But for those who want quality, there are options. And developers are turning to simple, real-life concepts to woo users, like the common friend.
That's where Facebook comes in, with apps like Zoosk and Are you Interested? Facebook itself recently announced a new feature, Find Friends Nearby, to connect with other Facebook users.
A new wave of apps such as Coffee Meets Bagel and Yoke focus on common friends and use Facebook profile information to match people.
"You can judge a person by the company that they keep," said Mark Brooks, analyst and consultant to the Internet dating industry.
There's nothing like a mutual friend to make a potential match look more valid, something that the boot camp participants also felt strongly about.
"For me, having a recommendation totally bumps you up on the list," Horn said.
Coffee Meets Bagel, a four-month-old New York startup, found that users were 37.2 percent more likely to want to date a person if they had mutual Facebook friends. If users had four mutual friends, they were 90 percent more inclined.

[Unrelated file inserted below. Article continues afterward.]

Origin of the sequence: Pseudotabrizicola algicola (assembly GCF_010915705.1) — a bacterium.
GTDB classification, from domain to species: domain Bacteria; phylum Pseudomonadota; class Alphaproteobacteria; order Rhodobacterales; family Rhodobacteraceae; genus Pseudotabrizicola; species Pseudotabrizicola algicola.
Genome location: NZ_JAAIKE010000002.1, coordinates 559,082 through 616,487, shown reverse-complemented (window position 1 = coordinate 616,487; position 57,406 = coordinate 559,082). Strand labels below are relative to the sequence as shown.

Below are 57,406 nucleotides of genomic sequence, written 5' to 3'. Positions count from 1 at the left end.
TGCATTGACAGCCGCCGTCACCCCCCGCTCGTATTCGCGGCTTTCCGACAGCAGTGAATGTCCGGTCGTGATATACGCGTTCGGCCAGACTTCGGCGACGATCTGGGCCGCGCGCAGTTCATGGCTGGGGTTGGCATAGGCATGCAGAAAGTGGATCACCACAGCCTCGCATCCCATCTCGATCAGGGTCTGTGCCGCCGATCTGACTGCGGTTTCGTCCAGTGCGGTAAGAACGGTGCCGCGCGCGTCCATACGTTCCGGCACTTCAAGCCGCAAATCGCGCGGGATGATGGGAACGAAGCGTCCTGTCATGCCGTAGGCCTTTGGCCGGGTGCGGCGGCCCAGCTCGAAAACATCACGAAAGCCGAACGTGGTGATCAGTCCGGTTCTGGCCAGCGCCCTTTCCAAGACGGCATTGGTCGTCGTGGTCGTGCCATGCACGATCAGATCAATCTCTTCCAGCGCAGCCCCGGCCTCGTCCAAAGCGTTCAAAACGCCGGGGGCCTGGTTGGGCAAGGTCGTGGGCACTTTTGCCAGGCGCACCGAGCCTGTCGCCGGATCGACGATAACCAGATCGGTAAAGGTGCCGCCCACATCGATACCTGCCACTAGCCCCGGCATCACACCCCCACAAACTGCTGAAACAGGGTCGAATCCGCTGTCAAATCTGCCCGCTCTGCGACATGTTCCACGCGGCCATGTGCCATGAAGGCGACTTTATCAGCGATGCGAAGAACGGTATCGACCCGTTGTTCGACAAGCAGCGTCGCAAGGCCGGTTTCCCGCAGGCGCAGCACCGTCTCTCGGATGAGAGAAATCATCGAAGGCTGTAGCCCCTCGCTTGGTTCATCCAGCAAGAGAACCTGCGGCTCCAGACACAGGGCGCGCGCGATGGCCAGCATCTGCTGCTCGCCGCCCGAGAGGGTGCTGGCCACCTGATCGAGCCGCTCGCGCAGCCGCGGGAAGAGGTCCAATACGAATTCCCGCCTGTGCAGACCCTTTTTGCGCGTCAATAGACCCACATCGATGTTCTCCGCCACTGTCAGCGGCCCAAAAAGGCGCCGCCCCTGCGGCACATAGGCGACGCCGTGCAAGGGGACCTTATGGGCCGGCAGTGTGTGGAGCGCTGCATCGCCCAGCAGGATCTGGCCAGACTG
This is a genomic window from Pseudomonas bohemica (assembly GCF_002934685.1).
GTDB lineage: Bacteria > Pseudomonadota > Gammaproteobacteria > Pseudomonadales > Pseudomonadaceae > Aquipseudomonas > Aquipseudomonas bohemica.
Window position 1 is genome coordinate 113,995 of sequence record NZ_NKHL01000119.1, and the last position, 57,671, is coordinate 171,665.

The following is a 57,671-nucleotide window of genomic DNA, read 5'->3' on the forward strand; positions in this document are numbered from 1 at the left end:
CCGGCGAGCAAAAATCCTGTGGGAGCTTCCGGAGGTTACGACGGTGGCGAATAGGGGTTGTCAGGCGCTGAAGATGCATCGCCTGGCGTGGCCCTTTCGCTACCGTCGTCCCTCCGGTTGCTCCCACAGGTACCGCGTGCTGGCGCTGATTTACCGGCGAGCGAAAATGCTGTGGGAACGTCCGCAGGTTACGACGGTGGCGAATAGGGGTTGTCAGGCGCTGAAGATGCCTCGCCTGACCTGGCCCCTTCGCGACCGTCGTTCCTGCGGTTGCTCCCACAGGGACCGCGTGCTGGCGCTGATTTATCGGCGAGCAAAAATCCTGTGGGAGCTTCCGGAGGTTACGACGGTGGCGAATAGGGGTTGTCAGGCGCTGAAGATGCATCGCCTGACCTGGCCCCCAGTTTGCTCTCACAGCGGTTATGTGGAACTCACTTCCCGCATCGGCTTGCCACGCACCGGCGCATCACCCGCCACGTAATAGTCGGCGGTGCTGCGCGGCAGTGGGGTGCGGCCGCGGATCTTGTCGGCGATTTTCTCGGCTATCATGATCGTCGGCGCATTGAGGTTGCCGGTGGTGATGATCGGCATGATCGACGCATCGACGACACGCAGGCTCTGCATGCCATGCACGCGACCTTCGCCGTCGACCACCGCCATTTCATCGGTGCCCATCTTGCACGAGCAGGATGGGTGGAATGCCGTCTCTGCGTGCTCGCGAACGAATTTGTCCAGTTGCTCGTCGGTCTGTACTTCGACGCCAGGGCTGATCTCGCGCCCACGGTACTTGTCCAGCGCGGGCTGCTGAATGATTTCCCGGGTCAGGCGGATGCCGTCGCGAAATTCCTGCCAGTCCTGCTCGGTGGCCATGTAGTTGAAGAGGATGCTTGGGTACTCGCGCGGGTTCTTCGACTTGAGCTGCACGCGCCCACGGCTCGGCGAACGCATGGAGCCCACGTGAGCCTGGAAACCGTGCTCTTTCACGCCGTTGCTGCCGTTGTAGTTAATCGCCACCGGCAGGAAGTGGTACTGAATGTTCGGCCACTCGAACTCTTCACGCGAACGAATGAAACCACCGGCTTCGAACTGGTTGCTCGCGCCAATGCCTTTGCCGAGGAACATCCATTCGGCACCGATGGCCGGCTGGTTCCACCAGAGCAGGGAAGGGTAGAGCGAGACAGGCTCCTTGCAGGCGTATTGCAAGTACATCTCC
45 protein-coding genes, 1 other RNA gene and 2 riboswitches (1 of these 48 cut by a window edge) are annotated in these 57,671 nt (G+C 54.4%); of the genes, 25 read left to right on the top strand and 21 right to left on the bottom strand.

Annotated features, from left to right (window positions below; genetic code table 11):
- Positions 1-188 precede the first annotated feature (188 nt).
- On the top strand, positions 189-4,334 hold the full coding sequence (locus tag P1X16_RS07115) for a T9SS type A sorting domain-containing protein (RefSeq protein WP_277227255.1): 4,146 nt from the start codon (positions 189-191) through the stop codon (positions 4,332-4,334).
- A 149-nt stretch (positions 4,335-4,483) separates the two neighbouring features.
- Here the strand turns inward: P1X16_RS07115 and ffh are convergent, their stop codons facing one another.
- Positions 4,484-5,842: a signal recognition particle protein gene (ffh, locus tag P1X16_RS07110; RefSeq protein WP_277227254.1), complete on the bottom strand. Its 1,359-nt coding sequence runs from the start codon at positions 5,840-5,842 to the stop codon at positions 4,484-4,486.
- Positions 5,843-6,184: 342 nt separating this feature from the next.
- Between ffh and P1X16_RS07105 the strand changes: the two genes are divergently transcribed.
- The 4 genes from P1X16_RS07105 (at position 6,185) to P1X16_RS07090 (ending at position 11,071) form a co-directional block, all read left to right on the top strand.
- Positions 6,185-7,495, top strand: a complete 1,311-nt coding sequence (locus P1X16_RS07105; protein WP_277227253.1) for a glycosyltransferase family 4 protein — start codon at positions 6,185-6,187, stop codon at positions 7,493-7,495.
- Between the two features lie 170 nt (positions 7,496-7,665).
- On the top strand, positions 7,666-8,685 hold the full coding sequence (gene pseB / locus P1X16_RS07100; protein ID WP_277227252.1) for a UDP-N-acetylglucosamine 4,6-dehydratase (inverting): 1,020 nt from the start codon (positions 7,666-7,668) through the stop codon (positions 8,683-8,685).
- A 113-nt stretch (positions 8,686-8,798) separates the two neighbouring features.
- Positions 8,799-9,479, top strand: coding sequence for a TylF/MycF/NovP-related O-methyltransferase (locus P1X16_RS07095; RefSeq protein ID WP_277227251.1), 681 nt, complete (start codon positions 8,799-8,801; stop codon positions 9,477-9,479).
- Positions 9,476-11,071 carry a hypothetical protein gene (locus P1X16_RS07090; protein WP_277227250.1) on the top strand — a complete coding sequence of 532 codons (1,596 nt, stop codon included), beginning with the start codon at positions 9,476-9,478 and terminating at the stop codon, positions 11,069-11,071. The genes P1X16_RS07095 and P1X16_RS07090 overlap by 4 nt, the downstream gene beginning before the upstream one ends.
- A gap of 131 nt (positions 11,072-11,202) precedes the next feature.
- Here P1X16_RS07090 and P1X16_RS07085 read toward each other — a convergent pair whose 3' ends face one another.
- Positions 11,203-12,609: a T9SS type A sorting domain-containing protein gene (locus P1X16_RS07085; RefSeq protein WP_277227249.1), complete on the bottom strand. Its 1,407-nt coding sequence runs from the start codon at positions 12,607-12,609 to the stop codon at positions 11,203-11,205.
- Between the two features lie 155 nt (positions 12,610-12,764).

Coffee Meets Bagel, which is run by three sisters, started as a Web site and recently released apps for iOS and Android. It uses a simple concept: Set a deadline and people will respond.
Users provide basic Facebook information. Everyday at noon, they receive an e-mail with one match, a friend of a friend. They have 24 hours to 'like' or 'pass' over the person. If both users choose 'like,' they are connected through a private number. If they pass, another option arrives the next day.
"We're trying to use mobile technology to make people take an active stance in dating," said co-founder Arum Kang, a former product manager at Amazon.
Yoke, a Facebook app, goes beyond common friends to shared interests. It uses Netflix, Amazon and Spotify to match users according to their taste in movies, books and music. People connect much the way they would be if they met at a concert or movie, said Rob Fishman, one of the founders.